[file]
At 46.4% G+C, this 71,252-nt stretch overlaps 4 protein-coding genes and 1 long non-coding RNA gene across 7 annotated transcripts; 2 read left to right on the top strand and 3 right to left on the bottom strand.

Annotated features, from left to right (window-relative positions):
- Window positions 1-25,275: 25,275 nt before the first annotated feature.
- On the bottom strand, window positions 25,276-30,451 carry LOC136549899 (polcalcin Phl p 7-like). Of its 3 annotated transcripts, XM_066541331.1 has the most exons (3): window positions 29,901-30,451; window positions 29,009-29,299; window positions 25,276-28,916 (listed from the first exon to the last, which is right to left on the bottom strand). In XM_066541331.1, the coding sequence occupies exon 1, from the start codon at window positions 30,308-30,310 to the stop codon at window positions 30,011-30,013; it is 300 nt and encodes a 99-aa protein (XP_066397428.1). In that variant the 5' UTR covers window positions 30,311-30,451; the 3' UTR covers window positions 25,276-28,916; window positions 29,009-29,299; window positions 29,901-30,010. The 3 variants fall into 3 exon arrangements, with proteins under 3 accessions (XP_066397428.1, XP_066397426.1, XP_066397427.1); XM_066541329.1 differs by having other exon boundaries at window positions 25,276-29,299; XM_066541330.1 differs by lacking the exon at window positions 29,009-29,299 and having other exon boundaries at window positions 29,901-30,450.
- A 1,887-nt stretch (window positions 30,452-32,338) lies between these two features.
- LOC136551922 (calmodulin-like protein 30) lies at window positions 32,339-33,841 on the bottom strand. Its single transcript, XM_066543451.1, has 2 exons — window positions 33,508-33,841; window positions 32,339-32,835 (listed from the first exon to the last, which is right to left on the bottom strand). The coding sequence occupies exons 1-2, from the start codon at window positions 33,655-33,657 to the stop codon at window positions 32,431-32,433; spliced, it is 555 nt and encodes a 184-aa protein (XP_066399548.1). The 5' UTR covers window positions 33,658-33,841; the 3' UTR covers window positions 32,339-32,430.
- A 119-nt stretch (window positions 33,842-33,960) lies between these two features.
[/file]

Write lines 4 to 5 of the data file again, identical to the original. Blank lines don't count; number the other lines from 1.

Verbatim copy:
- On the bottom strand, window positions 25,276-30,451 carry LOC136549899 (polcalcin Phl p 7-like). Of its 3 annotated transcripts, XM_066541331.1 has the most exons (3): window positions 29,901-30,451; window positions 29,009-29,299; window positions 25,276-28,916 (listed from the first exon to the last, which is right to left on the bottom strand). In XM_066541331.1, the coding sequence occupies exon 1, from the start codon at window positions 30,308-30,310 to the stop codon at window positions 30,011-30,013; it is 300 nt and encodes a 99-aa protein (XP_066397428.1). In that variant the 5' UTR covers window positions 30,311-30,451; the 3' UTR covers window positions 25,276-28,916; window positions 29,009-29,299; window positions 29,901-30,010. The 3 variants fall into 3 exon arrangements, with proteins under 3 accessions (XP_066397428.1, XP_066397426.1, XP_066397427.1); XM_066541329.1 differs by having other exon boundaries at window positions 25,276-29,299; XM_066541330.1 differs by lacking the exon at window positions 29,009-29,299 and having other exon boundaries at window positions 29,901-30,450.
- A 1,887-nt stretch (window positions 30,452-32,338) lies between these two features.